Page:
Few options for affordable housing
Okotoks: No current solution until annexation
Wednesday, Jan 28, 2015 01:08 pm
A 376 square foot home may not seem like much to most people, but it’s been more than enough for Okotoks resident Tina Hayne for the last year and a half.
She lives in a garage that was converted into a small home in Okotoks’ north side as an affordable housing option that will lead her on her eventual retirement plan to live in an even smaller home.
“This particular bit is to help determine whether or not I can actually downsize that much,” she said.
Ultimately, she hopes to live in a converted trailer that will be less than 150 square feet, and the first step was to purge many her belongings and move into a smaller unit while she works on building her tiny house.
Her landlord was happy to oblige.
“She needed a place to live, she wanted to downsize. She didn’t really know if she could live in 150 square feet, so going down to 370 is kind of the first step. So it was her idea to turn the garage into a suite,” said landlord and close friend Bruce Piepgrass.
Hayne’s plans were set back after the Town ordered Piepgrass to close the backyard home on Dec. 18 because it was built without proper building permits.
Hayne is now left with few options with the lack of affordable housing options in Okotoks.
Piepgrass is appealing the decision, as he feels the suite has met all of the required conditions and he is willing to make any changes necessary to get the suite into compliance, such as covering the garage door with siding and registering it for a separate address. A hearing will likely be held next month with the Subdivision and Development Appeal Board next month to deal with the issue, after a Jan. 21 meeting was postponed due to a technicality.
While she’s trying to be optimistic, Hayne said she’s concerned that the suite may not be approved, and she can’t afford any of the other rental housing in town, which can easily run over $1,000 a month for a one bedroom unit. Even social housing options, managed by the Foothills Foundation, are full. The agency offers affordable housing in town to residents who meet the low to moderate income requirements, but currently has a lengthy waiting list.
“People need a place to live. There's no if, ands, or buts about that,” Hayne said. “There's nowhere else to turn. People want to come here to live and there’s nowhere to live and it's support workers that this town needs, and those workers need accommodations.”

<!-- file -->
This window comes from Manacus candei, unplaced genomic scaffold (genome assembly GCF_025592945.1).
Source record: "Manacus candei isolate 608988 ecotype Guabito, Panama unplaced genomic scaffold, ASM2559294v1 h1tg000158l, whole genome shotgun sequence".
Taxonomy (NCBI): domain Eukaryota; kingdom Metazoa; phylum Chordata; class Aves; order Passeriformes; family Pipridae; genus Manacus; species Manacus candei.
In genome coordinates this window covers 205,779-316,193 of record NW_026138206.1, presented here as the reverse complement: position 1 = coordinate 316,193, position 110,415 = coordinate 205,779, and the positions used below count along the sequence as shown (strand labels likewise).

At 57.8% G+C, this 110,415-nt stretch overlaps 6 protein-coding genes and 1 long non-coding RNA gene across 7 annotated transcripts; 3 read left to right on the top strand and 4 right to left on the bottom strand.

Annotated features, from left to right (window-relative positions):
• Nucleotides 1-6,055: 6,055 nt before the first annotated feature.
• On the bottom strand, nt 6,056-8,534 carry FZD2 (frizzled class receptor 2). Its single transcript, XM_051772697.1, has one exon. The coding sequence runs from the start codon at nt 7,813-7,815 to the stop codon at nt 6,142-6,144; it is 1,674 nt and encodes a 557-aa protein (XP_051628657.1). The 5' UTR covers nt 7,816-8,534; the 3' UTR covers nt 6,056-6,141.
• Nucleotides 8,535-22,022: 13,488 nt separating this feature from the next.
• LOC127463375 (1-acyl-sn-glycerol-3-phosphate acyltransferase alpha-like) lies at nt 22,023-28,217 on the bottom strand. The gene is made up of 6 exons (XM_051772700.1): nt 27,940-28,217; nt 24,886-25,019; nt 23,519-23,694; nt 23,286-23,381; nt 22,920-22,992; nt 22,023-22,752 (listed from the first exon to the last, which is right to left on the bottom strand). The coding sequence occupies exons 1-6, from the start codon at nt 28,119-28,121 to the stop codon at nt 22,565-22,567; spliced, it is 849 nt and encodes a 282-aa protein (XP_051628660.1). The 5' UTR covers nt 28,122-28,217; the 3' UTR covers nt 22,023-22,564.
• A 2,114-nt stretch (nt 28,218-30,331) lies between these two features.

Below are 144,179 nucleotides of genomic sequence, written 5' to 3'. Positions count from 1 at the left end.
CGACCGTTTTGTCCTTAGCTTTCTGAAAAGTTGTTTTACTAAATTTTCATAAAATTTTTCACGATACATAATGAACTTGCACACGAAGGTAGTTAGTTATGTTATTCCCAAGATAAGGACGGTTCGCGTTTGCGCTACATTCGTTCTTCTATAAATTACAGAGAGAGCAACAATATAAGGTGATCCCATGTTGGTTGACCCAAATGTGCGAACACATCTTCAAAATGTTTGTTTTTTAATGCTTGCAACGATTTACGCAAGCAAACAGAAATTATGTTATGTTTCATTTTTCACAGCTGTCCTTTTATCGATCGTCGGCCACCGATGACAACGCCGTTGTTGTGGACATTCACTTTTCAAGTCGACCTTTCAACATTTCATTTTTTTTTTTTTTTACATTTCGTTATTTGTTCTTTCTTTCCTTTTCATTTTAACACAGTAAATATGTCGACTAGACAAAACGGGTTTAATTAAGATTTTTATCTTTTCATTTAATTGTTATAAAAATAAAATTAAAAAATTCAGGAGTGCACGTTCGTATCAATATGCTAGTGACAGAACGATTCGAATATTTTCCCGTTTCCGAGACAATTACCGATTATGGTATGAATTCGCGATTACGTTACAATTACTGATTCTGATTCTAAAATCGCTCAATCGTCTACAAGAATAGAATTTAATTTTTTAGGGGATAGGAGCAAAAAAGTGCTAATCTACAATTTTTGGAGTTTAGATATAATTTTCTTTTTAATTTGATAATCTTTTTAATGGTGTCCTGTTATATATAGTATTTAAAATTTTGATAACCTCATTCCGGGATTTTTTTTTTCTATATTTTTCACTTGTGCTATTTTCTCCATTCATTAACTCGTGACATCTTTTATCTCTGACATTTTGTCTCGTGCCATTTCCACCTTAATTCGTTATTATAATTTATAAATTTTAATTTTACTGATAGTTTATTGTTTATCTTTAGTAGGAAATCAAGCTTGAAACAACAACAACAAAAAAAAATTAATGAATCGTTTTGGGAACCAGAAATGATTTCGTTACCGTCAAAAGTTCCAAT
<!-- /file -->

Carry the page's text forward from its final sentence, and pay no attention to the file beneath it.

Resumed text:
Naydene Lewis, former town councillor and neighbour, wrote a letter in support of the garage turned home, and said the town needs to explore more affordable housing options for people in town.
“I believe that we absolutely need affordable housing, and what better way to do it than in current locations rather than broadening our footprint anymore than we need to?” she said. “I'm a firm believer of the cradle to grave concept and if that’s what we're going to preach in Okotoks we better be able to back it up with being able to live, not just survive for all residents in town.”
The Town has seen an increase in illegal secondary suites and was cracking down on 13 suites late last year. Mayor Bill Robertson said while secondary suites are an option for affordable housing, the Town has to make sure development is done legally to ensure residents’ safety.
“As soon as it’s an illegal suite then it's not inspected and not saying (this is the case), but many homeowners will cut corners in order to provide that secondary suite because they’re looking for a secondary source of income through their home,” he said. “So of course it's necessary to make sure they're legally done so they're as safe as possible.”
That being said, Robertson said affordable housing is definitely an issue in Okotoks, as the town is out of land for smaller and multifamily units.
“We have all kind of people, perhaps in the service industries in town that need an affordable place to live or businesses can't get those workers, but it's (about having) an overall quality of life for everybody in the community, not just those people with higher incomes,” Robertson said. “I believe it’s huge, for those members of our community who can’t afford the average price of housing in.”
In the long-term, Robertson said the Town is looking to open up more land to develop more affordable housing options once the annexation process is complete. However, that until then there’s no plan in place to deal with affordable housing.
“At this point I would say no, we're certainly encouraging any multifamily housing to be developed, but at this point we don't really have an interim strategy other than working to get the annexation done to get that land under development to provide more options for housing,” he said.
Once the land does become available, Robertson said he’ll be pushing for R-1St zoning in neighbourhoods which requires homes to be designed to accommodate a secondary suite whether they use it or not.
“I would certainly push to have some of the new areas in town deemed for secondary suites, they can just develop them from the onset,” he said.